Project: The role of extracellular vesicles in Glioblastoma Multiforme (GBM) microenvironment modulation
Orlanda Alonso-Martin, Oncología Radioterápica, Hospital Universitario de Salamanca; Adelaida Nieto-Palacios, Oncología Radioterápica, Hospital Universitario de Salamanca; Luis A. Perez-Romasanta, Oncología Radioterápica, Hospital Universitario de Salamanca.
GBM tumor cells produce extracellular vesicles (EVs) containing molecular effectors of several cancer-related processes. There is a growing interest in analyzing EVs from the biofluid of cancer patients as a means of disease diagnosis and therapeutic monitoring. EVs may evolve into a diagnostic platform for the most common form of brain cancer, glioblastoma, with potential clinical translational opportunities.
1. Quantification and characterization of EVs obtained from craniospinal fluid (CSF) and blood, with analysis of proteomic and micro-RNAs profiles
2. Correlation of the quantity and composition of EVs with tumor volume and clinical outcomes: time to progression, survival, and thromboembolic events
Material and Methods
Samples will be obtained immediately before and after surgery, before and after radiotherapy, at the end of Temozolamide treatment and upon tumor progression. EVs will be isolated by ultracentrifugation, scanned by electron microscopy and identified with CD63 western blot. The micro-RNA content will be studied with microarrays. The procoagulant activity will be determined by Zymuphen MP-Activity kit.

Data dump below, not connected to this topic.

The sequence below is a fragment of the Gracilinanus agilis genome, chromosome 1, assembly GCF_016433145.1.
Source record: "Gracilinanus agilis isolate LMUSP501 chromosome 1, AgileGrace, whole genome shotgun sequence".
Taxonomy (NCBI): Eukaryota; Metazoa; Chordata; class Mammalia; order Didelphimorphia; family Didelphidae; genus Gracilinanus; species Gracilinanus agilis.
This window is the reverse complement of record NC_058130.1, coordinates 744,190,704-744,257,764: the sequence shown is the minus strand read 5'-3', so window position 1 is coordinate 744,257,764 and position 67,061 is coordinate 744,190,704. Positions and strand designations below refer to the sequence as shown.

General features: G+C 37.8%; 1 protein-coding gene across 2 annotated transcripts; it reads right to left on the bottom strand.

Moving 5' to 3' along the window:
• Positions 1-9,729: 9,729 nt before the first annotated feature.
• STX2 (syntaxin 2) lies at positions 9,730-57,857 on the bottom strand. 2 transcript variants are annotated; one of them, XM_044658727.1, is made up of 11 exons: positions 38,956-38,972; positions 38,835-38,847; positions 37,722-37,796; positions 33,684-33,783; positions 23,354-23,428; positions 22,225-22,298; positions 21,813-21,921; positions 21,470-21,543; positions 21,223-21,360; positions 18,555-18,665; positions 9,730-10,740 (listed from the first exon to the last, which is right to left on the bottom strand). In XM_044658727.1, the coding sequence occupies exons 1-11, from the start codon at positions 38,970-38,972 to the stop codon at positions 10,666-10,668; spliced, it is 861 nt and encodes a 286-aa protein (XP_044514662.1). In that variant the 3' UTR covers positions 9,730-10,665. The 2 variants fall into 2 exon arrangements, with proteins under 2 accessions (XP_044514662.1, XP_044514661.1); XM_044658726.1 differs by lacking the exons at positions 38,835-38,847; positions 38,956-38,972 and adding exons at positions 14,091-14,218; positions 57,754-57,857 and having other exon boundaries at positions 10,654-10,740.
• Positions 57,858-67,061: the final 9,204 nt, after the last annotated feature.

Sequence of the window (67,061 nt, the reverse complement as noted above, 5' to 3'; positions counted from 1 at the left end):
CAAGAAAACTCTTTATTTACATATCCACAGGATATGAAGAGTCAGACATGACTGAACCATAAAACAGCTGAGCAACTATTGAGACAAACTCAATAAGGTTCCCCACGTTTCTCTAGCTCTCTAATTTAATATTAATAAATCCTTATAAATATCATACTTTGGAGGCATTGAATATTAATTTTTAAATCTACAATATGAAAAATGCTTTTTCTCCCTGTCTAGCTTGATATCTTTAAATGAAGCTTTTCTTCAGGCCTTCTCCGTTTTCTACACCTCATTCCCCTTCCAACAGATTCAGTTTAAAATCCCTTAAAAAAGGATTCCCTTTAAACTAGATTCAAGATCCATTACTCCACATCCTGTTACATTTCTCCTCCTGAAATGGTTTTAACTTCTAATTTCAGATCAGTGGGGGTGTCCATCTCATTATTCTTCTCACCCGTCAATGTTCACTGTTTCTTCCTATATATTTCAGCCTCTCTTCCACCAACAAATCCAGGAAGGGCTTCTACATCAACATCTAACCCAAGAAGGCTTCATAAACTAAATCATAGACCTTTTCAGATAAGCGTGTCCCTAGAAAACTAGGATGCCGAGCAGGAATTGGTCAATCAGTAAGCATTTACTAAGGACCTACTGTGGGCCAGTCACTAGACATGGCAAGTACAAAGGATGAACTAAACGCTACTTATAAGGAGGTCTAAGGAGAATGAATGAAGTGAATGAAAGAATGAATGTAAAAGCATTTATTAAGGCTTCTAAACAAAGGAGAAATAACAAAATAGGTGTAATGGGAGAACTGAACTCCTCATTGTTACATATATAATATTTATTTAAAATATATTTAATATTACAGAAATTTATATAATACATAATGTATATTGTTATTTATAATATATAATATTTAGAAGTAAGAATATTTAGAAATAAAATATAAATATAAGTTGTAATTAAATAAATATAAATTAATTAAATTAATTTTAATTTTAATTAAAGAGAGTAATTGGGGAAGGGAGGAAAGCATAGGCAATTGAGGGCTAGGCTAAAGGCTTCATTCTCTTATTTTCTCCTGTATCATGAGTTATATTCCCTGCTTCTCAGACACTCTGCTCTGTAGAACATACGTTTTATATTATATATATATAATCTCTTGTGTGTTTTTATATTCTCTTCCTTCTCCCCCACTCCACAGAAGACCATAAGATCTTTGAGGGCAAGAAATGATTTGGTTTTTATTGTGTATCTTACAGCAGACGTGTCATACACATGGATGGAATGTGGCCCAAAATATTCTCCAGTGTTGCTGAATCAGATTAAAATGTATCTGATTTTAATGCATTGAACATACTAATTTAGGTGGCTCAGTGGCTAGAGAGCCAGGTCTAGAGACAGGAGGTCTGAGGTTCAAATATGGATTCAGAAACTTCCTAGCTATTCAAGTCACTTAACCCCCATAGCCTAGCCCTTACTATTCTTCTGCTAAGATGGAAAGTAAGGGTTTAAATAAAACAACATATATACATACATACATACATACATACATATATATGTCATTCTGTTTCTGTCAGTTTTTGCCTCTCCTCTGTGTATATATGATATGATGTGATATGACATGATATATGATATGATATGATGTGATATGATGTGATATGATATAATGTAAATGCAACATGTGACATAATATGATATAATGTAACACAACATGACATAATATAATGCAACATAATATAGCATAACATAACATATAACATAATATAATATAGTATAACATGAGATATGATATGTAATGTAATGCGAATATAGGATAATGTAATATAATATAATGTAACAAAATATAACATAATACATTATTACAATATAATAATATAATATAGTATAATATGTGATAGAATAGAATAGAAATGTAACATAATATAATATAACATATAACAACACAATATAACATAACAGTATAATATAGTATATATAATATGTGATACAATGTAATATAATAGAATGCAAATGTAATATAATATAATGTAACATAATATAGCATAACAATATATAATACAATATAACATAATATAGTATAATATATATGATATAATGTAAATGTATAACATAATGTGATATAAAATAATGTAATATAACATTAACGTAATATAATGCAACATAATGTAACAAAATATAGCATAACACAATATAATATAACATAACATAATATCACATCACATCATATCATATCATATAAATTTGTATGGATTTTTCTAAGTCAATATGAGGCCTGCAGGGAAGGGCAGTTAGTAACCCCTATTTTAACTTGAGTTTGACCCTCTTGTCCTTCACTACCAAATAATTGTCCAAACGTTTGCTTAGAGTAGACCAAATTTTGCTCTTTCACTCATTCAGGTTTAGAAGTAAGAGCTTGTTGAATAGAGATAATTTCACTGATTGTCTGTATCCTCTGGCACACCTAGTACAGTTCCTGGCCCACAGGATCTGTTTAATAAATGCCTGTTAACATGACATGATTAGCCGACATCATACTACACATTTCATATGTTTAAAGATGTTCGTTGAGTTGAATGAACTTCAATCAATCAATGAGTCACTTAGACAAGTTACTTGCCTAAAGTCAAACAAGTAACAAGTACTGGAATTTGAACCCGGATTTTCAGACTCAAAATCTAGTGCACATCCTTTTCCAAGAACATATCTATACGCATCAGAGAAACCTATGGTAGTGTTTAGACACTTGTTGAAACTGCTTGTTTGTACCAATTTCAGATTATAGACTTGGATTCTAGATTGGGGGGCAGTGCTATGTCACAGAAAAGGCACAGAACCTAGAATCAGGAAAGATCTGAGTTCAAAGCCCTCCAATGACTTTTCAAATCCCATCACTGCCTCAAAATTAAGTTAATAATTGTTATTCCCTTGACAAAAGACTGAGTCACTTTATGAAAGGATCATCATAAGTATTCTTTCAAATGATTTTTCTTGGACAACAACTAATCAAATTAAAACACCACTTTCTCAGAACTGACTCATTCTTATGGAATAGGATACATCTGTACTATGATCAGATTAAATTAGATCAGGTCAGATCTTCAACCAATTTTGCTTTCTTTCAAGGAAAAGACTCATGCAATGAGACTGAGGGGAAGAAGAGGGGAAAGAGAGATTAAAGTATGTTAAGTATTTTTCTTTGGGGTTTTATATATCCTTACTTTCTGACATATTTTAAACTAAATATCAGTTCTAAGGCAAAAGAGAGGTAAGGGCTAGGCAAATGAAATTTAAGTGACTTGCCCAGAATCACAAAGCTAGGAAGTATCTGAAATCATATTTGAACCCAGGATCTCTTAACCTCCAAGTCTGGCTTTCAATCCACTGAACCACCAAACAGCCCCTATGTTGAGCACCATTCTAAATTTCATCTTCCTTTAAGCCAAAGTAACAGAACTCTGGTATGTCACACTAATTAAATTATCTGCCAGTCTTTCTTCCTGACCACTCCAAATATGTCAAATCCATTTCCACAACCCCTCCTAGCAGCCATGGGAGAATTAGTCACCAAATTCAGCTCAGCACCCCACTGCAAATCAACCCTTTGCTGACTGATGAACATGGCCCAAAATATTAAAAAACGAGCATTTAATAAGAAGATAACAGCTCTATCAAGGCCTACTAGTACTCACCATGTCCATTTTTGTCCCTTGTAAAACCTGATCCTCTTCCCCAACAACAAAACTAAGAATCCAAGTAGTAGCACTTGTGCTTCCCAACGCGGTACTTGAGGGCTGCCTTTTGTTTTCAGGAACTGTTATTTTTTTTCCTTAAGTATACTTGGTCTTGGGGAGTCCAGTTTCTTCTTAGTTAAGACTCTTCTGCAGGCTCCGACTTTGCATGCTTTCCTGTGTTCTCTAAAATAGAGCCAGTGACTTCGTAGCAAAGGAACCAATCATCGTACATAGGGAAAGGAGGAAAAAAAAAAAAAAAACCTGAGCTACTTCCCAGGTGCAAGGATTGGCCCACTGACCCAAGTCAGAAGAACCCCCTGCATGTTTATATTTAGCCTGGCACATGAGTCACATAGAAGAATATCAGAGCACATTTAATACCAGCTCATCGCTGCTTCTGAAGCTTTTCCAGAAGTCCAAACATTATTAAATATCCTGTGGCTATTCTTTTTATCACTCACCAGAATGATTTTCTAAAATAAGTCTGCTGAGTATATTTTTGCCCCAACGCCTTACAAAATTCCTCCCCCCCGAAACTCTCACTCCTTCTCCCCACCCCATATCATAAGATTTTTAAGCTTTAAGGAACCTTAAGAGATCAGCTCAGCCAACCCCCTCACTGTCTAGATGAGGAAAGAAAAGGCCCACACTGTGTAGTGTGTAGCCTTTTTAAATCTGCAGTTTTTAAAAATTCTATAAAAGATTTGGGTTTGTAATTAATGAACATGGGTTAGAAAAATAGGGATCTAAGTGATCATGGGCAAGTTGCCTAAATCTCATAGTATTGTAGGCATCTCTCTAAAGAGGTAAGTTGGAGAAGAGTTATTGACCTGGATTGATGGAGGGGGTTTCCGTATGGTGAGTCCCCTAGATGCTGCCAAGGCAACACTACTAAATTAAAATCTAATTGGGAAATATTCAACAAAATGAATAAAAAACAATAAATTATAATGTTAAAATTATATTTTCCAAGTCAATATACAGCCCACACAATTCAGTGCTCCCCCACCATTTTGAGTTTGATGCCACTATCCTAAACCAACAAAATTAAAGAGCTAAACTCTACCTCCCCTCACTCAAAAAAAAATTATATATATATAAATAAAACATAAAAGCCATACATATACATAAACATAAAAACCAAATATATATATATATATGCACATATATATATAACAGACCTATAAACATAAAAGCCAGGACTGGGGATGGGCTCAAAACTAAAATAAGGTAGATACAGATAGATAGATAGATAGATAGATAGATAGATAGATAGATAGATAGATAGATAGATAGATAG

The complexity of glioblastoma multiforme (GBM) and its distinct pathophysiology belong to a unique brain microenvironment. Little is known about microRNA-dependent communication between different cellular compartments of the microenvironment that may contribute to the tumor phenotype. EVs emerge as a novel and functionally important vehicle of intercellular communication that can mediate multiple biological effects. In addition, they provide a unique platform to develop molecular biomarkers in brain malignancies.